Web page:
Day in the Life Method of Writing Historical Novels

by Juliet Waldron

One of the things that bothers me about many historical novels I begin to read is that they aren’t.


Plain and simple, if you check a couple of histories and a costume book or two, and you have some talent in story-spinning, you can perhaps write convincingly about a love affair in fancy dress. The fact is, however, you won’t come anywhere close to writing a genuine historical novel, and you’ve probably made a hundred mistakes in detail that tick off people who picked up your book because they “love that period.”


Writing Mozart’s Wife took literally years, as I’d set out to reconstruct the life and experiences of a real person, one married to a famous man.  I’d chosen a subject about whom people already knew a great deal. There was a tremendous amount of information and cultural detail to track down in order to give the story credibility for what I expected to be (mostly) well-informed readers.    


Most writers in the historical field aren’t going to be working on a semi-biographical novel. Many are working on the ever-popular historical romance, where the relationship of the hero and heroine is the whole ball of wax. Even in romance, however, a writer ought to be able to paint broad brush strokes of period. If you learn to do that, you can give your reader the supreme thrill—a time travel experience. Note that I use this phrase. That, I think, sums up the reason people read historicals in the first place—not only for simple escape, but to summon the experience of a long lost world, to breathe another kind of air, to imagine yourself with another set of opportunities—and strictures. The ability to do this can take a reader out of the daily grind, and off to an astonishing Somewhere Else. Life in a medieval city would be as strange to us as any imagined S/F journey to another dimension. 


First, do some old fashioned research:


This includes library, Internet, and utilizing the popular Search Engines. A lot can be learned by lurking on historical specialty lists that you can find and ask to join at Yahoo.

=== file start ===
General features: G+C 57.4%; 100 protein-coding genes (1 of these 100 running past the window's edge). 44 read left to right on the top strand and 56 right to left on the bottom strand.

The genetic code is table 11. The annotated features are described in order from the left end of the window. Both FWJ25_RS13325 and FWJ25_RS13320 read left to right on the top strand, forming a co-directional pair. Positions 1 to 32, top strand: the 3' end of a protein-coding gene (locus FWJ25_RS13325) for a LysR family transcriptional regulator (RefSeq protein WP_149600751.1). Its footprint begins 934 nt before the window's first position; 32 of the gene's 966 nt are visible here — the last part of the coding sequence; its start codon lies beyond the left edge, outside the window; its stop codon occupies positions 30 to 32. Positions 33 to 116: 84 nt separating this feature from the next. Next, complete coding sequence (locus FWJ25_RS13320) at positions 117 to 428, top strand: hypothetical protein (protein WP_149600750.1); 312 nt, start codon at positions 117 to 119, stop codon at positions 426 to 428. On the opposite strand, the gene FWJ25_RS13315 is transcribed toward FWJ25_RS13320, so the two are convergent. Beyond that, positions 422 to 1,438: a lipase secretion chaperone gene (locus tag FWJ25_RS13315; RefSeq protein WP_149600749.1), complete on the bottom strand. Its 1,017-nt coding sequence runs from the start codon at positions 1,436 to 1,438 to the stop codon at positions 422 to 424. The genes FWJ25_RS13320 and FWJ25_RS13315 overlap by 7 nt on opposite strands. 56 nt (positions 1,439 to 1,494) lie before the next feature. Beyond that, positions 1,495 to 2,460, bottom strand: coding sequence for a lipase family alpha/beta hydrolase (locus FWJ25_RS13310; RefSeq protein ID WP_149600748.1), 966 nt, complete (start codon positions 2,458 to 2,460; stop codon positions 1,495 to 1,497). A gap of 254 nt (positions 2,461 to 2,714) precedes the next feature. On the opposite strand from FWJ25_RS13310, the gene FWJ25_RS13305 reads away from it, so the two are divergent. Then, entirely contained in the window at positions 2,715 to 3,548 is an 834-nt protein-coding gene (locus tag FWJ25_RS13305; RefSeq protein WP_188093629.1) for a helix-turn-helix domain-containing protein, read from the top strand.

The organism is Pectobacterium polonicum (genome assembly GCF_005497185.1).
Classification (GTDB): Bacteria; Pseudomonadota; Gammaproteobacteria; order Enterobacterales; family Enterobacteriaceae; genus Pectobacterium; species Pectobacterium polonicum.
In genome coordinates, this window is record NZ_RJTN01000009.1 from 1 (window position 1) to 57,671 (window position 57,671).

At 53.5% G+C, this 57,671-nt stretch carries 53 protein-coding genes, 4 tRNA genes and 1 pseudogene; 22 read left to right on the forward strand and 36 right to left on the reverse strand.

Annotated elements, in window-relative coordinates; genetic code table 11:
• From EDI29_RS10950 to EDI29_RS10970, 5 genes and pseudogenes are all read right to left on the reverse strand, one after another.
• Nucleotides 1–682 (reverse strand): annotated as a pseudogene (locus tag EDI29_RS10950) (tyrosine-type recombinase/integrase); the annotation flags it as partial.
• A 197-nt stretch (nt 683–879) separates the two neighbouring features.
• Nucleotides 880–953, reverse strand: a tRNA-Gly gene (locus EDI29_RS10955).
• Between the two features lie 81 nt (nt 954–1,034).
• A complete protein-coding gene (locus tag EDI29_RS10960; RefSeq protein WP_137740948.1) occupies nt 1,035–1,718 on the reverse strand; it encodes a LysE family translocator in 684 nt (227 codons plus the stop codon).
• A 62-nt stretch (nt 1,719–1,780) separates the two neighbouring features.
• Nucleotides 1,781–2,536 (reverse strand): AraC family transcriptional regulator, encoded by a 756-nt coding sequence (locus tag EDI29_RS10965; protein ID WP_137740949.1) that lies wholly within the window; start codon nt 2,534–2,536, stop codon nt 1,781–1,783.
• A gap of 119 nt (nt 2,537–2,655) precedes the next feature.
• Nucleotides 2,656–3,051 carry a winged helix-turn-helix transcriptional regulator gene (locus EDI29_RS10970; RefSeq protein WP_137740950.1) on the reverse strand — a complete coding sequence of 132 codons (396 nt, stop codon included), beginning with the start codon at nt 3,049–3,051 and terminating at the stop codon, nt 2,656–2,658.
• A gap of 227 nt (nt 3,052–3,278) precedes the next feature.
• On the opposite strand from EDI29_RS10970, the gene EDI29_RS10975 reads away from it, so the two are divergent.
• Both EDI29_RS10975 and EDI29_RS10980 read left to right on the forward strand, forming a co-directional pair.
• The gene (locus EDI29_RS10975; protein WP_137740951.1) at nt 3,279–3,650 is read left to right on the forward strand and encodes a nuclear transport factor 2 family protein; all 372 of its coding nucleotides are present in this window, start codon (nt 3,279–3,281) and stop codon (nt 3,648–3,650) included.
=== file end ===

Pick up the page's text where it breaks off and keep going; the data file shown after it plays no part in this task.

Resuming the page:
Primary source is good to read, even if you aren’t going to reproduce the language of the times. This means letters, diaries, newspapers, novels, sales material, etc. from your chosen period. Fact is, you won’t have many readers if you do, because most people don’t have the time/patience these days to follow the elliptical writing styles of our ancestors. Still, the sound and phrasing of those long dead voices will begin to reverberate in your mind. Simply by osmosis, you’ll begin to get a feel for the sort of dialogue that is accessible to the modern reader and doesn’t sound inappropriate (or just plain silly) coming out the mouth of your historical character.


Other sources of inspiration and information for writers:


Try finding some music in your period. Find out what they danced. Read the words of songs. As we know, popular music can tell you a great deal about wishes and aspirations. If your characters are upper class Victorians, living in NYC, there would have been opera, plays, charitable organizations to fill their time. Socializing took place on a grand scale. Working on my Mozart story, I had a wonderful time immersing myself in his music. However, his operas are not only beautiful, but a treasure trove of information on manners and morals of the late 18th Century. In dramatic form, you can observe the rules governing interaction between social classes, as well as the many rules governing the relations between the sexes.